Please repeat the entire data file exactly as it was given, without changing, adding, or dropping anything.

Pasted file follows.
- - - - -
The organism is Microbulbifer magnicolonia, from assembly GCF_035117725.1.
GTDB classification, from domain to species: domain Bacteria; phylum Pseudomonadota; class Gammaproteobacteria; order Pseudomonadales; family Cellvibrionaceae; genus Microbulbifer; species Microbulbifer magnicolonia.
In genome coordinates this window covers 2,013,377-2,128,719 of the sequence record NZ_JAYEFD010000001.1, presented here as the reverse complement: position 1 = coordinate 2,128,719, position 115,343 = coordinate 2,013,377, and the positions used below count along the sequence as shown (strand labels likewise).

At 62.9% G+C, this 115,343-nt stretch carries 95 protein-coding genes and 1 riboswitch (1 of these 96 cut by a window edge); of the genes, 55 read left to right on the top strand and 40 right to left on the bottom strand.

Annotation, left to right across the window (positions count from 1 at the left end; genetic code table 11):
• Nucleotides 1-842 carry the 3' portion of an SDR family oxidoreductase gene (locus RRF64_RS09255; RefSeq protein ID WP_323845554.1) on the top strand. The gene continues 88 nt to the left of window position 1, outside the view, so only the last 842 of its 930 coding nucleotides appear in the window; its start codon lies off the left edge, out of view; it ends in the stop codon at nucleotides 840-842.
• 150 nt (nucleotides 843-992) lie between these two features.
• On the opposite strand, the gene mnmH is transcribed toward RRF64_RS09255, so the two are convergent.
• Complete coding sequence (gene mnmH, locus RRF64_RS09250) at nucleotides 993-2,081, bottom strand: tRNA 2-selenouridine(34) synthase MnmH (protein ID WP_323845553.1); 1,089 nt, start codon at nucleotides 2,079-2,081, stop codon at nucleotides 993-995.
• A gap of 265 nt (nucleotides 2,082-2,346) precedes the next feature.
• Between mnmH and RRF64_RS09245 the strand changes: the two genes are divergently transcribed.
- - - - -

The organism is Microbulbifer magnicolonia, from assembly GCF_035117725.1.
GTDB classification, from domain to species: domain Bacteria; phylum Pseudomonadota; class Gammaproteobacteria; order Pseudomonadales; family Cellvibrionaceae; genus Microbulbifer; species Microbulbifer magnicolonia.
In genome coordinates this window covers 2,013,377-2,128,719 of the sequence record NZ_JAYEFD010000001.1, presented here as the reverse complement: position 1 = coordinate 2,128,719, position 115,343 = coordinate 2,013,377, and the positions used below count along the sequence as shown (strand labels likewise).

At 62.9% G+C, this 115,343-nt stretch carries 95 protein-coding genes and 1 riboswitch (1 of these 96 cut by a window edge); of the genes, 55 read left to right on the top strand and 40 right to left on the bottom strand.

Annotation, left to right across the window (positions count from 1 at the left end; genetic code table 11):
• Nucleotides 1-842 carry the 3' portion of an SDR family oxidoreductase gene (locus RRF64_RS09255; RefSeq protein ID WP_323845554.1) on the top strand. The gene continues 88 nt to the left of window position 1, outside the view, so only the last 842 of its 930 coding nucleotides appear in the window; its start codon lies off the left edge, out of view; it ends in the stop codon at nucleotides 840-842.
• 150 nt (nucleotides 843-992) lie between these two features.
• On the opposite strand, the gene mnmH is transcribed toward RRF64_RS09255, so the two are convergent.
• Complete coding sequence (gene mnmH, locus RRF64_RS09250) at nucleotides 993-2,081, bottom strand: tRNA 2-selenouridine(34) synthase MnmH (protein ID WP_323845553.1); 1,089 nt, start codon at nucleotides 2,079-2,081, stop codon at nucleotides 993-995.
• A gap of 265 nt (nucleotides 2,082-2,346) precedes the next feature.
• Between mnmH and RRF64_RS09245 the strand changes: the two genes are divergently transcribed.